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Pollster Electoral Calculus predicts massive Tory losses at general election

Pollsters are predicting massive defeats for the Conservatives in Kent at the general election on July 4.

Thirteen of the 18 seats in the county will go to Labour, even those in previously solid Tory heartlands.

Polling station
Polling station

Among MPs to lose would be Damian Green (Ashford), Damian Collins (Folkestone and Hythe), Laura Trott (Sevenoaks) and Gareth Johnson (Dartford), according to Electoral Calculus (EC).

EC analyses all polling and voting trends in the UK but does not take into account very local matters such as a controversial house-building proposal or loss of a public amenity.

But it does feed in attitudes to sensitive issues such as immigration.

The Tories currently hold 16 of the 17 existing seats in Kent but another, Weald of Kent, has been added in boundary changes.

Nationally, the latest predictions put Labour on 479 seats, the Conservatives on 92 and the Liberal Democrats on 44. The Green Party would pick up two.

A stack of ballot boxes await checking
A stack of ballot boxes await checking

The Reform UK will not get any but, with more than 11% of the popular vote, could cost the Conservatives seats in marginals.

For instance, Helen Whately’s Faversham and Mid Kent constituency would, if the EC calculations are correct, see her majority plummet from 43% (21,000) to just 2.5%. A strong Reform vote might affect her chances.

In Tunbridge Wells, the Liberal Democrats has been widely seen as the main contenders to unseat Tory Greg Clark but EC places Labour in second place.

Mr Clark’s decision to stand down may enhance the challengers’ chances.

What the election forecast in Kent looks like for the July 4 general election
What the election forecast in Kent looks like for the July 4 general election

Read more: Two more Kent MPs to stand down at next election.

Even a strong showing by the Lib Dems in the local elections on May 2, when they took control of the local council, has not shifted their position in the EC predictions.

In Folkestone and Hythe, Conservative MP Damian Collins (majority 14,500) is on course to lose the seat the Conservatives have held for decades.

Damian Collins MP
Damian Collins MP

Labour is predicted to have an 81% chance of winning, although local observers say that position is more nuanced.

One said: “When Michael Howard was the MP here, his majority was small at around 6,000 but it was a rock solid majority.

“He knew that but, even so, he really worked hard at being a very good constituency MP despite holding several high offices in government and in opposition.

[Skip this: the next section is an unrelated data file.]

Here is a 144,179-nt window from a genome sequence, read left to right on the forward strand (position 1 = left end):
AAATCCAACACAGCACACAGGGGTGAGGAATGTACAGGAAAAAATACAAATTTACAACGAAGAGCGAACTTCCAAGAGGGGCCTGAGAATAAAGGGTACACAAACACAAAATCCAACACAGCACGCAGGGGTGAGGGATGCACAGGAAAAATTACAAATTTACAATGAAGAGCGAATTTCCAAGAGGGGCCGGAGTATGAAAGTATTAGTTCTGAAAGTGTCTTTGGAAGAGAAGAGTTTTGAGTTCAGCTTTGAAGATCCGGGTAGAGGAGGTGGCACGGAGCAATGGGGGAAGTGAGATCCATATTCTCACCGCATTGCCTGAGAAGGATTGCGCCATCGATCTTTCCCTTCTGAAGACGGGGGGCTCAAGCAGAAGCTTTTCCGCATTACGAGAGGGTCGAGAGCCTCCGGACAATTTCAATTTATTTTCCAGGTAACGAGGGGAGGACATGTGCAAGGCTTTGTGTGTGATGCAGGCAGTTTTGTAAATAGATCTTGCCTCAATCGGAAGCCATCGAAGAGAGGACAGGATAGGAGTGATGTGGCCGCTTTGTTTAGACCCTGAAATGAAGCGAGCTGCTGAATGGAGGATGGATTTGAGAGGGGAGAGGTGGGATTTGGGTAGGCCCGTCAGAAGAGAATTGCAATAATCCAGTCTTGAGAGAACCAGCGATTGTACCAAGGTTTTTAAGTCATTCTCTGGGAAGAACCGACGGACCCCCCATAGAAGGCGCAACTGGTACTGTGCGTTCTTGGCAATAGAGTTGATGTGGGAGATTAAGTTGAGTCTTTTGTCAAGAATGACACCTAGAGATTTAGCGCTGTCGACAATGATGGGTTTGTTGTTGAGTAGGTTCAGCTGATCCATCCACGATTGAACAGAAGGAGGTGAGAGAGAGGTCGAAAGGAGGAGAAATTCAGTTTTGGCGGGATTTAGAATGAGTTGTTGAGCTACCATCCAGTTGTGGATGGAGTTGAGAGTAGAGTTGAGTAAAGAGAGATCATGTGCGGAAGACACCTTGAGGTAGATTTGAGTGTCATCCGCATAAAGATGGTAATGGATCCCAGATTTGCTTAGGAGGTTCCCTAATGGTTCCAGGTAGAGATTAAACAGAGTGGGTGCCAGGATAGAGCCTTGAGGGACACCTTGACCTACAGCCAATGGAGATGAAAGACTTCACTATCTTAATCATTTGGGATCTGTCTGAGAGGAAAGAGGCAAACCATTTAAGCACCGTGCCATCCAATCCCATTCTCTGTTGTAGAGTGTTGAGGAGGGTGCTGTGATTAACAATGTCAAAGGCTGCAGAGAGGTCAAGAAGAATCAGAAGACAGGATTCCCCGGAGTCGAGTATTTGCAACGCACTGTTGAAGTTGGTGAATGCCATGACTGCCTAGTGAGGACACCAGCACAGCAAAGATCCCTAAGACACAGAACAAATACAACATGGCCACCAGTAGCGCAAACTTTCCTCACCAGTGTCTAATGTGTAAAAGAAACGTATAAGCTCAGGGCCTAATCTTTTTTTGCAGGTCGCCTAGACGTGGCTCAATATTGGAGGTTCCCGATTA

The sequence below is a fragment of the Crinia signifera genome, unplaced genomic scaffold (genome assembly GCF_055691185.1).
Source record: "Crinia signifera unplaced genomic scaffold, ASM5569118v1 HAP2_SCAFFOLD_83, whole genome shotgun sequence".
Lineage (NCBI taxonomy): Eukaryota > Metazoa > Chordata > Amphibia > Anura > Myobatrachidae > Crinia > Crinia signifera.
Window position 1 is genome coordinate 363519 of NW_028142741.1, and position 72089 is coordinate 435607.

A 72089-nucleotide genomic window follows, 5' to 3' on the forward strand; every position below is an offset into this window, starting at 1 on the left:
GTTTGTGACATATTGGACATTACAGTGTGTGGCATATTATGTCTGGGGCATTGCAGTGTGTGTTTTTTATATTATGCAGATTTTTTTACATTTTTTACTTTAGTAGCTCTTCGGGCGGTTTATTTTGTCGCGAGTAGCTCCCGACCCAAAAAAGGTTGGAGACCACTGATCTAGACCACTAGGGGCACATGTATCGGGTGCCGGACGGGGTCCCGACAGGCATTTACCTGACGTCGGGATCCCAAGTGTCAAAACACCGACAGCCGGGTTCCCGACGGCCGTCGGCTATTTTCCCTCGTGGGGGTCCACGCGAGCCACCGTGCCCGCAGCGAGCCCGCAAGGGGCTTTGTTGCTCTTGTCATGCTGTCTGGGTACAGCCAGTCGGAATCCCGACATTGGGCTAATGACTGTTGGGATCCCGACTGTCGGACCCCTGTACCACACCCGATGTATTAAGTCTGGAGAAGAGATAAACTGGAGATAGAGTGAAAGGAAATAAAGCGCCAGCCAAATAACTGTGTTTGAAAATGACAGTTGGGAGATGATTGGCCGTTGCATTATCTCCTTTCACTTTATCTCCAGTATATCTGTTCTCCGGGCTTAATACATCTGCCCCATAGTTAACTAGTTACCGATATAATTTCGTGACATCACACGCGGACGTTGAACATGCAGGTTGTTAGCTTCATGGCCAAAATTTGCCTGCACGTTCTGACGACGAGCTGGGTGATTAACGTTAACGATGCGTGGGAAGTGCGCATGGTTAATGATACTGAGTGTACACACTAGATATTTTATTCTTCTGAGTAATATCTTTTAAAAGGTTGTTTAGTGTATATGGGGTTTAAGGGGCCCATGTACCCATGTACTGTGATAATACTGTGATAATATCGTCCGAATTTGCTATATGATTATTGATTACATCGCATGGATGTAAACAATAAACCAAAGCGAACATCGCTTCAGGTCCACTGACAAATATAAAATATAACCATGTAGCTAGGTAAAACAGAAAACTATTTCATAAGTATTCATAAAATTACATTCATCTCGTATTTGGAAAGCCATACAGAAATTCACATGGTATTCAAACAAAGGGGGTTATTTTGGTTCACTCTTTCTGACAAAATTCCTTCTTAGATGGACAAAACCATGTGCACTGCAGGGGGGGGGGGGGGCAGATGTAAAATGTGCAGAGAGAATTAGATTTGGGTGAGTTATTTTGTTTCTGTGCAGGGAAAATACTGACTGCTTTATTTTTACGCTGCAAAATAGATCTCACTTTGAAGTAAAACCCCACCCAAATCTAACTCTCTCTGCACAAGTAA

“But the demographic has changed. A lot of people have moved out of London to live here and voting habits are a lot more fluid than they were in those days.”

The left of centre vote is strong - the Green Party now runs the local council - but could split in the general election.

However, EC founder and CEO Martin Baxter claimed tactical voting could come into play in any number of the Kent constituencies.

Faversham and Mid Kent MP Helen Whately
Faversham and Mid Kent MP Helen Whately

He added: “We have found evidence to support the idea that the centre left, particularly the Greens and Lib Dems, will vote tactically to keep the Tories out.

“Equally, there are situations where Conservatives will vote for the Lib Dems to keep the Labour Party out.”

Mr Baxter said his company is currently carrying out a study into tactical voting in the 2024 general election using “fairly large” samples.

He added: “The Tories are about 21% behind in the polls and Tony Blair was 13% ahead in 1997, so it gives you some indication of the state of things as they are at the start of the election campaign.

“Things can change, as they did for Theresa May in 2017 when she had a 20 point lead and ended up failing to win.”

Ashford MP Damian Green at Kent Show, Detling
Ashford MP Damian Green at Kent Show, Detling

A well-placed Labour source said: "Six weeks out from a general election, the idea we'd get 479 seats seems a bit ridiculous.

"It's not how it sounds out on the streets. We're doing well and we're in a much better place than we were in 2019, no doubt about that.

"But that sort of result would be beyond what has gone before. We'll have another look when we're one week out and perhaps it will be more realistic."

Analysis from Politics Editor Paul Francis

Two more Kent MPs are standing aside and won’t contest the election for different reasons. But inevitably their departure adds to a sense that the Conservatives are heading for the opposition benches if they are unable to put the brakes on a slide in support.

Anyone who saw and listened to the emotional account Craig Mackinlay, the Thanet South MP, gave about his recovery from sepsis will understand exactly why he has decided to go. Clearly, he has to put his health first and the demanding hours that MPs work would make his recovery more challenging and difficult.

He has acknowledged as much in his statement announcing his intention not to stand, saying that he has spent the last few days soul searching over whether he could continue if he was to be reelected as an MP.

As to the Tunbridge Wells MP Greg Clark, he has said it is time to pass on the baton to someone else – and the hard politics of that decision is that it will potentially help the Liberal Democratic candidate Mike Martin in his quest to oust the Conservatives from a seat which has been totemic for the Tories.

In pure numbers, there are now five MPs in the county who won’t be election candidates.

Who would have predicted that just a few days into a six-week long campaign?

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